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Child safety checklist: What to give your nanny in case of emergency

Tiffany Smith
April 13, 2018

Here's a list of the 10 most important pieces of information you and your babysitter or nanny will need to have in case of an emergency.

Child Care Safety Checklist: All the Information You Need in a Medical Emergency
Image via Stocksy.com/Sean Locke

When your newborn is lying peacefully in her bassinet, it's hard to imagine that you -- or your babysitter or nanny -- may ever need to take this child to the emergency room for a broken finger, an acute asthma attack, an injury from a car accident, or other crisis. But just in case the unwished-for crisis occurs, you want to make sure you and your child care providers are prepared for it. That means consolidating all of the important must-know information in one place; namely, in a child care safety checklist.

We've pulled together a list of the 10 most important pieces of information you or your nanny or babysitter will need to have in the event that your child has a medical emergency. 

And scroll down for a handy printout of our first-day babysitter checklist that you can fill in and have waiting for your child-care provider.

Need more help? Hire an affordable babysitter near you.

Emergency Checklist

  1. Your Children's Full Names: It's important that these are spelled correctly. (Your babysitter may know their nicknames, but correct, full names are on health insurance cards.)
  2. Your Children's Address, ZIP Code, and Phone Numbers: List two addresses if parents live at separate homes.
  3. Each Parent's Contact Information: This includes work and cell phones, name of employers, work addresses, and hours they will normally be there.
  4. Your Children's Pediatricians' Names and Contact Information: You'll also need this information for any specialists your children see, along with a notation on what their specialties are.
  5. Your Children's Dentists'/Orthodontists' Names and Contact Information
  6. Any Drug/Food Allergies Your Children Have
  7. Any Medical Conditions Your Children Have/Any Medications They Take: This also includes any danger signs that someone should be made aware of for each of those conditions. For example, will your sitter know how to identify an asthma attack? Be sure you tell her how to recognize it, how to help with the inhaler and when to call 911.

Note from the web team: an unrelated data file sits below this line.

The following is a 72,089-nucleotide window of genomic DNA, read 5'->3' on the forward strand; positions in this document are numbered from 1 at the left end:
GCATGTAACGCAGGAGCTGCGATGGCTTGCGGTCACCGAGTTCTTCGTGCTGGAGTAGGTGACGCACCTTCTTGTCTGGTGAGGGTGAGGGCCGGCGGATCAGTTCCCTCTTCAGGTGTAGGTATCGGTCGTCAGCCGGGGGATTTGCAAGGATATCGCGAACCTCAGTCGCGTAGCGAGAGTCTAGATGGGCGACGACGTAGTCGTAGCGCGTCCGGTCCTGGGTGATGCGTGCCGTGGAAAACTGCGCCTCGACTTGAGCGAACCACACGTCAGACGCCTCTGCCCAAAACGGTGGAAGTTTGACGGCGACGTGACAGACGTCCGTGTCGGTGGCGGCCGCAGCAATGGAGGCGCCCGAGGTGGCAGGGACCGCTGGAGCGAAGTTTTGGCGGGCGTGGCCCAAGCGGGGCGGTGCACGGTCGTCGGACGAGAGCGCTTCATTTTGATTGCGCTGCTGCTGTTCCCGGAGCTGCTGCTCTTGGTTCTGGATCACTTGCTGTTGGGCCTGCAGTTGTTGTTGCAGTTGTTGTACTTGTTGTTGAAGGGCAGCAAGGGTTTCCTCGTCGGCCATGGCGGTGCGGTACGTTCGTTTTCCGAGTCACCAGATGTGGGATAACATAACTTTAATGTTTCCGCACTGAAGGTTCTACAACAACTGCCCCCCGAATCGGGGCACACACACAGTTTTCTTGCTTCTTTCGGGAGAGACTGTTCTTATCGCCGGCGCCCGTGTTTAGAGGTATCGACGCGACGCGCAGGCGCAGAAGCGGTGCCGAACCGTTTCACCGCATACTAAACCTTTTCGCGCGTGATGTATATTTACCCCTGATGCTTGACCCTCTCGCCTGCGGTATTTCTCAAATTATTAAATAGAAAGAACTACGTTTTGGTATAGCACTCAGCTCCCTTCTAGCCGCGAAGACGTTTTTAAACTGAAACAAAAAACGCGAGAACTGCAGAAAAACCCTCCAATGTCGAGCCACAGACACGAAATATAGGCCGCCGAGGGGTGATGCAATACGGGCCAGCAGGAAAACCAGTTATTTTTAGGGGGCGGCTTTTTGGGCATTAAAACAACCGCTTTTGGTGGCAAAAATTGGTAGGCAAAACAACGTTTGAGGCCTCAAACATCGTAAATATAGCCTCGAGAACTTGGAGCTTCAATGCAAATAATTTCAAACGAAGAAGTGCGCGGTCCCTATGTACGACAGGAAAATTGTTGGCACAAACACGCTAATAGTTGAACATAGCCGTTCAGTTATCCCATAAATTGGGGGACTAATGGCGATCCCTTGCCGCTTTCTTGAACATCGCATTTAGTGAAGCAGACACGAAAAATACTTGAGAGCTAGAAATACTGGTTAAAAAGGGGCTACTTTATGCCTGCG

8. Your Children's Health Insurance Policy Number, the Subscriber's Name, and the Address and Phone Number of the Insurance Company: There's usually an 800 number or member service number listed on the back of the insurance card. Some insurance companies will allow you to order duplicate cards, which can be extremely useful for your babysitter or nanny. This is often the very first item asked for in the emergency room.
  9. The Names and Contact Information of Any Family/Friends to Call for Help: This is just in case the parents can't be reached.
  10. Your Children's Cell Phone Numbers: If you have more than one child, you should include their cell phone numbers, if any, as well as an emergency contact number of a friend or family member who can gather everybody together in case of an emergency. It's worth taking a few moments to tell your kids what will happen if there is an emergency with one of their siblings -- that a friend or family member will find them and bring people to their home or to the hospital if necessary.

You can either put all this information in your own checklist, or you can download one that we created for you below. This re-useable, just-in-case checklist for babysitters and nannies will help your family keep track of emergency contacts, procedures and health concerns when your children are under the watchful eye of your favorite caregivers.

Keep a copy on your refrigerator and make sure every caregiver has one of their own, too. If there's an emergency while you're away, this handy checklist will tell your sitters what to do and who to call.

Stay safe!


DOWNLOAD : Care.com First-Day Babysitter Checklist (.pdf)


Written by Tiffany Smith and Ronnie Friedland.

* This article is for general informational purposes only. It is not intended nor implied to be providing medical advice and is not a substitute for such advice. The reader should always consult a health care provider concerning any medical condition or treatment plan.  Neither Care.com nor the author assumes any responsibility or liability with respect to use of any information contained herein.

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